Unless you do very light weight photography with only the most basic of edits, Lightroom is highly recommended as the central tool for managing, editing, and publishing your photographic works. It has an ideal price point, making it easy to acquire. Photoshop CS is a great tool to have to cover the cases where Lightroom is lacking, such as HDR or panoramic stitching. If you need the ultimate control over your prints and ICM profiles, Photoshop also has an edge on Lightroom and offers the ability to soft-proof your prints on screen.

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Seeing that Google and this community can't seem to locate the DPreview-style grid that I'm fantasizing about, I'd say this is the closest one. Thanks for the great detail! –  Eric B Oct 4 '10 at 16:29
    
Yeah, I don't think such a grid exists, at least none that compare all three products (there are some that compare different packages of the same product on the Adobe site.) –  jrista Oct 4 '10 at 21:58
    
needs updating to the current lightroom. e.g. ICM and softproofing. Photoshop is becomes more and more for only the most advanced editors. –  Michael Nielsen Apr 11 at 14:41

I found the above responses interesting in that I am pretty familiar with PSE (all versions except 11) and I can do just about all the LR and CS edit functions mentioned above, I can do in PSE (some may take a few more clicks). Note I mentioned "edit functions" not organizer functions where LR wins and clearly CS wins for batch processing. PSE now has layer masking, selection edge optimization, a ton of layer blending modes, etc. The big negative for some (not me) is that PSE uses "Levels" instead of "Curves", which can be acquired with PSE+ for $12, and layering is limited to 8 bits (which hasn't seemed to cause me to lose business) which is basically all I care about.

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I see it this way: if you're a photographer (or a serious amateur), go with Lightroom. I think LR is a very, very good tool for a photographer.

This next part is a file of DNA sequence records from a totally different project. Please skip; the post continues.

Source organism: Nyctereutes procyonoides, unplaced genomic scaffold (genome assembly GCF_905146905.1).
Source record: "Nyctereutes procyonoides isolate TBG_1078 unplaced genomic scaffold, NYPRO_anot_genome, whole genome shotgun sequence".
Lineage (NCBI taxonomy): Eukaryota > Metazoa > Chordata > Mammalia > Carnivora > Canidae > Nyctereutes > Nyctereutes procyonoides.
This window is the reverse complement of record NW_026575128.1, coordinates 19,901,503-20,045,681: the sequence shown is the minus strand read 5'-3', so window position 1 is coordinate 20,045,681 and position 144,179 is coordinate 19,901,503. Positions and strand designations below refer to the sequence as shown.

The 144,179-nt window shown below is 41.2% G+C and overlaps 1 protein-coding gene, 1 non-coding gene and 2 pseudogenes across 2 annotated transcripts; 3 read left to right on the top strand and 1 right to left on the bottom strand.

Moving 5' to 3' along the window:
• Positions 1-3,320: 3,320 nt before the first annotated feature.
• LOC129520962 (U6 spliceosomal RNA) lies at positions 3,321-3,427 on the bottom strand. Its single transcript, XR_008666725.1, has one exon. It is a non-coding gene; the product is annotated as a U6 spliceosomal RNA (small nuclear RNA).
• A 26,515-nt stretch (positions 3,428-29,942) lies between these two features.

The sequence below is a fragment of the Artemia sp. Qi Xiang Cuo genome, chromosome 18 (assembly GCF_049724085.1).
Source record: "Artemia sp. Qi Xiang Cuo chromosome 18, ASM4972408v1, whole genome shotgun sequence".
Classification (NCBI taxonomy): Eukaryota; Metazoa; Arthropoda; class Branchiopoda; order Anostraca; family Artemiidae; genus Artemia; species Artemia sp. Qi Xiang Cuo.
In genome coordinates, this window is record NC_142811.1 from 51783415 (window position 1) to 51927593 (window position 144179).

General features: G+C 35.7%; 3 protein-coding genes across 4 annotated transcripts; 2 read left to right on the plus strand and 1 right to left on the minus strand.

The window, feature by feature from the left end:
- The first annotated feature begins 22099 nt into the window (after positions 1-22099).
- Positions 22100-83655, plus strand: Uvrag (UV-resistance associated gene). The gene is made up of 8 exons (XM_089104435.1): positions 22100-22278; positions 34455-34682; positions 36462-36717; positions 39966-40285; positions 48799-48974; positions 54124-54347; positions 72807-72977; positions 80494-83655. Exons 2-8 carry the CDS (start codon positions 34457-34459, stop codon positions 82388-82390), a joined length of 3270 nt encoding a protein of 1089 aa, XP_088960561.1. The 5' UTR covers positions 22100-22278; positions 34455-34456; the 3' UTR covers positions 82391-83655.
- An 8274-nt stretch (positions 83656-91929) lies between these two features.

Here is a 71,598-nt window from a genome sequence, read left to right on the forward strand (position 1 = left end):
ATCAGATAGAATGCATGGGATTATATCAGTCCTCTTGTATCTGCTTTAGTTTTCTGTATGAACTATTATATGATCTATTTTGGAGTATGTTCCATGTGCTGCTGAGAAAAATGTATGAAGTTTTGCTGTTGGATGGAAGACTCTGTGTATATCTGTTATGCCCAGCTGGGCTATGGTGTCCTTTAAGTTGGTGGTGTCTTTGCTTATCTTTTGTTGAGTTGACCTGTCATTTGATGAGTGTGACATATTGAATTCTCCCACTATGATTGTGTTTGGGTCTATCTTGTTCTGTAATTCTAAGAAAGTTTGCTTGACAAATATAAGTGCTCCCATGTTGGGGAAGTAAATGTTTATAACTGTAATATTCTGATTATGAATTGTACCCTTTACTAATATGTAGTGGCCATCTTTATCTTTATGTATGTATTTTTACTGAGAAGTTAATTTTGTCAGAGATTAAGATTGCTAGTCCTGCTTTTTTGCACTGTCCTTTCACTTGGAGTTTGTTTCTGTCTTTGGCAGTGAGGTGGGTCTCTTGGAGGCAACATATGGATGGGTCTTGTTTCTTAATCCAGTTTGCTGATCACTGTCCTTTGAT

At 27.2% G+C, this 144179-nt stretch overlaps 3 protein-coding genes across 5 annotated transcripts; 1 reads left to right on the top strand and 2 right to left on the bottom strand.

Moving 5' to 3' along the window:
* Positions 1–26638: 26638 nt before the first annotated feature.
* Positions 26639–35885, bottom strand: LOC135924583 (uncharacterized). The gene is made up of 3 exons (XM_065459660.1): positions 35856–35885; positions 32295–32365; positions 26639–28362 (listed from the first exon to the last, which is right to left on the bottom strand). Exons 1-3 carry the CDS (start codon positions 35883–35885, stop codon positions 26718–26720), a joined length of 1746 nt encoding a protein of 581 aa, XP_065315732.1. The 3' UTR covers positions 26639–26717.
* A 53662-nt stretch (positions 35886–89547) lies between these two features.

If you need to change not only how the image appears but you want to give a completely different aspect to your images (more of a designer/artist/painter job) then go with Elements. This means that you don't mind building a library, storing metadata, directly exporting html pages for the web, etc.

If you fall in the previous example AND you're rich :) then go with Photoshop. It's huge, it's expensive. Content-aware fill drives me crazy.

You may even buy Lightroom and Photoshop, the tools integrate well.

/my opinions, of course.

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> "Does anyone know of an article or site that lists the features of Lightroom, PS Elements, and PS, side by side?"

Yes, ours does - pretty comprehensively:

What's Are the Differences Between Adobe Photoshop CS vs. Lightroom vs. Elements?

Hope that helps with some of the key details and adds to the conversation.

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It's not a true side by side comparison, and it doesn't cover all the features, but you could take a look at the photo editing program comparison at Adobe.com.

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broken link :-( –  Roddy Jan 30 '12 at 21:32

It's a pretty minor point, but Elements directly supports image acquisition from a scanner, while Lightroom, perhapes due to its being specifically geared towards photography, doesn't allow it (for sure up to version 3.6, and I think that 4 still doesn't implement it).

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I think @jrista covers it very well, but I thought I'd add my opinion too.

I use Lightroom 4 90% of the time, and it works great for all the reasons @jrista said. Since CS6 though, I've started subscribing to Photoshop. I used Elements a bit and didn't like it, (to me, it was less of a "middle-ground", and more of a "doesn't quite do anything properly), but paying for full Photoshop in one go was never realistic. Now though, for that 10% of the time, I can use Photoshop with a clean conscience. LR and PS complement each other very nicely indeed.